Founded in 2008, Yealands Wines was guided from day one by the philosophy that great wine can only be created in partnership with nature and has always aimed to become one of the world’s most sustainable wine producers.
Nestled in the Awatere Valley, the southernmost, coolest, and driest of Marlborough’s wine-growing regions, the winery’s proximity to the coastline and strong offshore winds impart a distinctive mineral and fresh herb character to its produce. A patchwork of microclimates, whilst resulting in lower-yielding vines, allows Yealands to treat each block according to its own unique characteristics, giving the winemaking team a vast array of flavours with which to experiment when it comes to blending.
For almost twelve years now, Yealands has remained steadfast in its commitment to its sustainable philosophy. The company recently made headlines by announcing its intentions to lower its carbon emissions by 80 percent by 2045, and 50 percent by 2030 – dramatic goals which speak volumes about the seriousness of Yealands’ approach.
“Eighty percent is pretty scary, particularly when we are starting from a pretty efficient starting point,” said Michael Wentworth, general manager of external relations and sustainability at Yealands. “We have reduced our emission intensity by close to 20 percent since 2012, but we still have a long way to go.” By primarily focusing on three key areas – emissions from diesel burn, energy used in the winery, and emissions from shipping wine to market – Yealands has been able to develop a plan to help implement the 25-year goal it has set for itself. Increasingly, the company is seeking to bottle more of its wine in market, closer to the customer, reducing the amount of transport emissions through shipping more wine and less packaging.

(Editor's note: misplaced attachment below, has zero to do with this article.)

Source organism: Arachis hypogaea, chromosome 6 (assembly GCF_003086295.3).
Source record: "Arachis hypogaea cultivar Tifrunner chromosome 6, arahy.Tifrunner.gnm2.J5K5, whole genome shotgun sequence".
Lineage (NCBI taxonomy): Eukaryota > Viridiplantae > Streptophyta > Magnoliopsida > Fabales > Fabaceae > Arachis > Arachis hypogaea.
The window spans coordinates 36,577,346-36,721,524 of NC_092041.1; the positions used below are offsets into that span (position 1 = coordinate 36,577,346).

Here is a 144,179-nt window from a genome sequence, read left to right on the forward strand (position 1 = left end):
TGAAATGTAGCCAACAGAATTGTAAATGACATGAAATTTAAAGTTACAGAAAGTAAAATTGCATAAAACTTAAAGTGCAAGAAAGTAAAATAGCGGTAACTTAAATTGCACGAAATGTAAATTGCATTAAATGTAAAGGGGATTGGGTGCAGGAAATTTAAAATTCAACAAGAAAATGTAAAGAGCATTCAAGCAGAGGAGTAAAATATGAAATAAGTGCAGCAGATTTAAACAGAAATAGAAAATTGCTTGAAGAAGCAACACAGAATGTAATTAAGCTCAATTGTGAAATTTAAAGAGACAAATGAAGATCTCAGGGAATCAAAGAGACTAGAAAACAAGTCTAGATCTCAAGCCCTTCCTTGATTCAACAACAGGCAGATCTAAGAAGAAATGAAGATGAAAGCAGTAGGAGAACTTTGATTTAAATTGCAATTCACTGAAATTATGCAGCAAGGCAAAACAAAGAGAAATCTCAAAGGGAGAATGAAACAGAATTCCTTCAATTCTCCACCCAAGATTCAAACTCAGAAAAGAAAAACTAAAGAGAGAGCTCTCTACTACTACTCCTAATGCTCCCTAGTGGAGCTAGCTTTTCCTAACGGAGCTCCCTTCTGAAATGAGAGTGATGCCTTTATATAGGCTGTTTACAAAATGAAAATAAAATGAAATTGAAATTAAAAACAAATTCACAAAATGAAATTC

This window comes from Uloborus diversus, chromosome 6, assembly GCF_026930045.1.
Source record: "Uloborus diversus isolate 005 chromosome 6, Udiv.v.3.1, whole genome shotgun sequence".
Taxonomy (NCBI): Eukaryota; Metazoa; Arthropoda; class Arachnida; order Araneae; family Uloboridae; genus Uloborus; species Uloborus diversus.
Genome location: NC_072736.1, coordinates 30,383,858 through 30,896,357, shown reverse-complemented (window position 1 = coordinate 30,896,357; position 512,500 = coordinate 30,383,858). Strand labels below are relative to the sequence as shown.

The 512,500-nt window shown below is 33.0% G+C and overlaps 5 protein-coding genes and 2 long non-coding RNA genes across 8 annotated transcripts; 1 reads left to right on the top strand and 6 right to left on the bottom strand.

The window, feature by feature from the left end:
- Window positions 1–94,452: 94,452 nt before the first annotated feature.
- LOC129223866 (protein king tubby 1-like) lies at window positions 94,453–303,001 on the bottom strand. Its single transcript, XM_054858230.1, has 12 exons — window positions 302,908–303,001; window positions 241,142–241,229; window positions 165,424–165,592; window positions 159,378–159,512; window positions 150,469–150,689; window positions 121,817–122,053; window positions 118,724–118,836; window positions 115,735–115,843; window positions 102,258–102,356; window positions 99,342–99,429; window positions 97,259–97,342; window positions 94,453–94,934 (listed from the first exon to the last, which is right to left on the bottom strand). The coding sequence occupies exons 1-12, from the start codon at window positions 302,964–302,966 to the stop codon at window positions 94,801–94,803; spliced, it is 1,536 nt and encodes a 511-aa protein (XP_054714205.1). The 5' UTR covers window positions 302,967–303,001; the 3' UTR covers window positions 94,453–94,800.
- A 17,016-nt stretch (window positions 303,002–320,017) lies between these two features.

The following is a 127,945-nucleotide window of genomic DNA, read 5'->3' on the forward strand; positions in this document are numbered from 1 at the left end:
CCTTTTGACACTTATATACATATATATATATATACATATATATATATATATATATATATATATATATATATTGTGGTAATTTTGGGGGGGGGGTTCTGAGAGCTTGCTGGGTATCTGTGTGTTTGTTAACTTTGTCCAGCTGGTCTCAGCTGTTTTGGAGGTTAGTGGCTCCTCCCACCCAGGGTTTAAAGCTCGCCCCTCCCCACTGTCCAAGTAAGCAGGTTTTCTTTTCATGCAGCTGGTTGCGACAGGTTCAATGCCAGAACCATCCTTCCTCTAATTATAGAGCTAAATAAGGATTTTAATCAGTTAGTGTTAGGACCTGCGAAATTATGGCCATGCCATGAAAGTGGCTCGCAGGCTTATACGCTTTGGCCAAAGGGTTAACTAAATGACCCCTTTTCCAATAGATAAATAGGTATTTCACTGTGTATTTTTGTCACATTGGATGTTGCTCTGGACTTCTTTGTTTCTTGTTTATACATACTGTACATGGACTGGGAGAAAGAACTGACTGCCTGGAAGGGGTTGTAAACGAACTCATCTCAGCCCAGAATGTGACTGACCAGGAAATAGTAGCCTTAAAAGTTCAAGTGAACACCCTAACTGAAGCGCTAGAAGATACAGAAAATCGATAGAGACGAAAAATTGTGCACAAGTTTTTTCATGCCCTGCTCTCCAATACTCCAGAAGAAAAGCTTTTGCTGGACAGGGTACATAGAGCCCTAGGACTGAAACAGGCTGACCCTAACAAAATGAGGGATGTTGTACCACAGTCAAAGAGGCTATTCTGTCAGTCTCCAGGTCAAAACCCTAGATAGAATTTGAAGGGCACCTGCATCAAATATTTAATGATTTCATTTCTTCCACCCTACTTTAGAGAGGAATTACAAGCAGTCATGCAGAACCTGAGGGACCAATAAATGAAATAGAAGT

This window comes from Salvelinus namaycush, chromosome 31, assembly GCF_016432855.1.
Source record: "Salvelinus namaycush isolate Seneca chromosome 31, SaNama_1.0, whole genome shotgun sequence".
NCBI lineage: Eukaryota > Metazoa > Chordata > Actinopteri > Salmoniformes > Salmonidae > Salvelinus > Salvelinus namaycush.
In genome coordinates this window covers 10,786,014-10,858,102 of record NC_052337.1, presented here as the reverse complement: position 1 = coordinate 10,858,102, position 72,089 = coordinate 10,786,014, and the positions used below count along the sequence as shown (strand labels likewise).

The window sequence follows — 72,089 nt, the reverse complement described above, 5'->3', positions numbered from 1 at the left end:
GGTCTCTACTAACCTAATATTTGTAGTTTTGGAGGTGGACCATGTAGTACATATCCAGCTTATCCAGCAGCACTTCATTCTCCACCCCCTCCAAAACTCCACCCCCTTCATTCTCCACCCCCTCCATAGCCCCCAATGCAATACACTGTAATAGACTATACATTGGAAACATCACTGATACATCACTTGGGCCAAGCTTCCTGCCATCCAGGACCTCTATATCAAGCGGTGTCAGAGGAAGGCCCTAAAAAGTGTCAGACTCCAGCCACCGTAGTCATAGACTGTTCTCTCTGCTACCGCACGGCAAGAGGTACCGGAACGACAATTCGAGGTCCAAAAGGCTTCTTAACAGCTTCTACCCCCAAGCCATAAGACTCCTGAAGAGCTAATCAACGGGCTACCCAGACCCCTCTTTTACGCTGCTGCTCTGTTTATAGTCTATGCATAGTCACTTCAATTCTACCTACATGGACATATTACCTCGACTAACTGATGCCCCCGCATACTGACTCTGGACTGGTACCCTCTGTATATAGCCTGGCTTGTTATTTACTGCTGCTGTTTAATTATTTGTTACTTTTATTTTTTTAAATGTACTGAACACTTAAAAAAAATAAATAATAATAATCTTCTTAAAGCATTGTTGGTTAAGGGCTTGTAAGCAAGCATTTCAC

Similarly, Yealands is looking to increase the use of biofuel within the winery, currently burning approximately ten percent of its vine prunings in purpose-built boilers which provide all the hot water heating needed on-site.
Thankfully, sustainability is at Yealands’ core from inception thanks to founder Peter Yealands’ green vision for the company. The first and only Toitu Carbonzero-certified winery since inception, Yealands already has plenty of infrastructure in place to render its goals achievable.
“In terms of the more distant future, we are fortunate to have strong relationships with both Massey and Lincoln Universities, who are doing exciting research into new technology and initiatives which have the potential to have a marked impact on reducing our emissions,” said Wentworth. The objective was announced as Yealands joined International Wineries for Climate Action (IWCA), a collective group committed to tackling the severity of the climate crisis by creating climate leadership in the wine industry. Whilst still in its infancy, the organisation’s emphasis on collaboration and accountability, and its efforts to develop a universal system of measuring and reporting sustainability levels for wineries, will surely be of increasing utility as the industry moves towards a greener future.
By and large, New Zealand’s wine industry is very much at the forefront of global sustainable production, with its Sustainable Winegrowers programme incorporating 98 percent of the country’s vineyards, and Wentworth and the rest of his team at Yealands are optimistic that the country can continue to lead the way.
“The very nature of sustainability means that there is always going to be room for improvement, and with growing consumer awareness, everyone is going to come under increasing scrutiny,” he said. “As an industry, we have to continue to adapt and work collaboratively, whether it be through Sustainable Winegrowers, IWCA, or other like-minded groups. Working together will ultimately mean we can achieve more.”